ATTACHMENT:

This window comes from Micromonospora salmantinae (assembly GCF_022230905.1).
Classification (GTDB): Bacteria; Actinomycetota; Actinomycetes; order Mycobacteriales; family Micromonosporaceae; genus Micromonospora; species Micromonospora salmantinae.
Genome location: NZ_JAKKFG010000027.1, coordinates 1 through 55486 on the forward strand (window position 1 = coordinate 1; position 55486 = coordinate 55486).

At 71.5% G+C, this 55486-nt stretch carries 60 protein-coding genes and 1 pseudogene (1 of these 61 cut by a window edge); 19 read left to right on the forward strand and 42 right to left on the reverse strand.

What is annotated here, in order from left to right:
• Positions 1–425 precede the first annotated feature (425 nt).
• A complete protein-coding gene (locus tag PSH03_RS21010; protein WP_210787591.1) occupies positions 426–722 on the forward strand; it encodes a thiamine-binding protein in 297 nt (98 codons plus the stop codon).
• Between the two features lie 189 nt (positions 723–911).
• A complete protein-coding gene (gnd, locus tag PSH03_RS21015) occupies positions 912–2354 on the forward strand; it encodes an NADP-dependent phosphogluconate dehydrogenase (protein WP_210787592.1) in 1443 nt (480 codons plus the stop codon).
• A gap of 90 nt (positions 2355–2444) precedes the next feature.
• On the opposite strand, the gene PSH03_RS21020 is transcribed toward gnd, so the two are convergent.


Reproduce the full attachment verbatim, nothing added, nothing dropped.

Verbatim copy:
This window comes from Micromonospora salmantinae (assembly GCF_022230905.1).
Classification (GTDB): Bacteria; Actinomycetota; Actinomycetes; order Mycobacteriales; family Micromonosporaceae; genus Micromonospora; species Micromonospora salmantinae.
Genome location: NZ_JAKKFG010000027.1, coordinates 1 through 55486 on the forward strand (window position 1 = coordinate 1; position 55486 = coordinate 55486).

At 71.5% G+C, this 55486-nt stretch carries 60 protein-coding genes and 1 pseudogene (1 of these 61 cut by a window edge); 19 read left to right on the forward strand and 42 right to left on the reverse strand.

What is annotated here, in order from left to right:
• Positions 1–425 precede the first annotated feature (425 nt).
• A complete protein-coding gene (locus tag PSH03_RS21010; protein WP_210787591.1) occupies positions 426–722 on the forward strand; it encodes a thiamine-binding protein in 297 nt (98 codons plus the stop codon).
• Between the two features lie 189 nt (positions 723–911).
• A complete protein-coding gene (gnd, locus tag PSH03_RS21015) occupies positions 912–2354 on the forward strand; it encodes an NADP-dependent phosphogluconate dehydrogenase (protein WP_210787592.1) in 1443 nt (480 codons plus the stop codon).
• A gap of 90 nt (positions 2355–2444) precedes the next feature.
• On the opposite strand, the gene PSH03_RS21020 is transcribed toward gnd, so the two are convergent.